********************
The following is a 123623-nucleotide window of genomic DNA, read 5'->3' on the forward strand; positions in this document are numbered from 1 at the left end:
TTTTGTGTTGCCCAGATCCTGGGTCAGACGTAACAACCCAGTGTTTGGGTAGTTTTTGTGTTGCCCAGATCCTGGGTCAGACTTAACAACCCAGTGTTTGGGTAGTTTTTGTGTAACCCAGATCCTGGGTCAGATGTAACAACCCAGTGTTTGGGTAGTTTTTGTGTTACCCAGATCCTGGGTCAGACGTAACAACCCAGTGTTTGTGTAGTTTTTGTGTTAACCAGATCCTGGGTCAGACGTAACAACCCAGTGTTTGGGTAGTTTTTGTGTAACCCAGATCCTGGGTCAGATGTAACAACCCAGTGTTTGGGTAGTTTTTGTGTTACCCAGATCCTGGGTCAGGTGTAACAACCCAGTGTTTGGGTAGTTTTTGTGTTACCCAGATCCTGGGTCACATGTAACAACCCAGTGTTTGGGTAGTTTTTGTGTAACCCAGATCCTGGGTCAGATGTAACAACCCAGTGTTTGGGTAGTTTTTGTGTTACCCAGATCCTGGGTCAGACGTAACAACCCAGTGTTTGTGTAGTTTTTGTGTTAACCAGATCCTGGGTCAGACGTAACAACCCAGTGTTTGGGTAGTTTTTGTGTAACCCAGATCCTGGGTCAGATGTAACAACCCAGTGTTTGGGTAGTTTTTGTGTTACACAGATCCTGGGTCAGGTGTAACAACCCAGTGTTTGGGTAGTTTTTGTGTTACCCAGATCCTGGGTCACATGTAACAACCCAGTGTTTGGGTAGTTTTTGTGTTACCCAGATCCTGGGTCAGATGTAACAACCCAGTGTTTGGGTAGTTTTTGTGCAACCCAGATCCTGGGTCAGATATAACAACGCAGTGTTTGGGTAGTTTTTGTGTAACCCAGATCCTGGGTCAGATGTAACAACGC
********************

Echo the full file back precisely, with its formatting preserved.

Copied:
The following is a 123623-nucleotide window of genomic DNA, read 5'->3' on the forward strand; positions in this document are numbered from 1 at the left end:
TTTTGTGTTGCCCAGATCCTGGGTCAGACGTAACAACCCAGTGTTTGGGTAGTTTTTGTGTTGCCCAGATCCTGGGTCAGACTTAACAACCCAGTGTTTGGGTAGTTTTTGTGTAACCCAGATCCTGGGTCAGATGTAACAACCCAGTGTTTGGGTAGTTTTTGTGTTACCCAGATCCTGGGTCAGACGTAACAACCCAGTGTTTGTGTAGTTTTTGTGTTAACCAGATCCTGGGTCAGACGTAACAACCCAGTGTTTGGGTAGTTTTTGTGTAACCCAGATCCTGGGTCAGATGTAACAACCCAGTGTTTGGGTAGTTTTTGTGTTACCCAGATCCTGGGTCAGGTGTAACAACCCAGTGTTTGGGTAGTTTTTGTGTTACCCAGATCCTGGGTCACATGTAACAACCCAGTGTTTGGGTAGTTTTTGTGTAACCCAGATCCTGGGTCAGATGTAACAACCCAGTGTTTGGGTAGTTTTTGTGTTACCCAGATCCTGGGTCAGACGTAACAACCCAGTGTTTGTGTAGTTTTTGTGTTAACCAGATCCTGGGTCAGACGTAACAACCCAGTGTTTGGGTAGTTTTTGTGTAACCCAGATCCTGGGTCAGATGTAACAACCCAGTGTTTGGGTAGTTTTTGTGTTACACAGATCCTGGGTCAGGTGTAACAACCCAGTGTTTGGGTAGTTTTTGTGTTACCCAGATCCTGGGTCACATGTAACAACCCAGTGTTTGGGTAGTTTTTGTGTTACCCAGATCCTGGGTCAGATGTAACAACCCAGTGTTTGGGTAGTTTTTGTGCAACCCAGATCCTGGGTCAGATATAACAACGCAGTGTTTGGGTAGTTTTTGTGTAACCCAGATCCTGGGTCAGATGTAACAACGC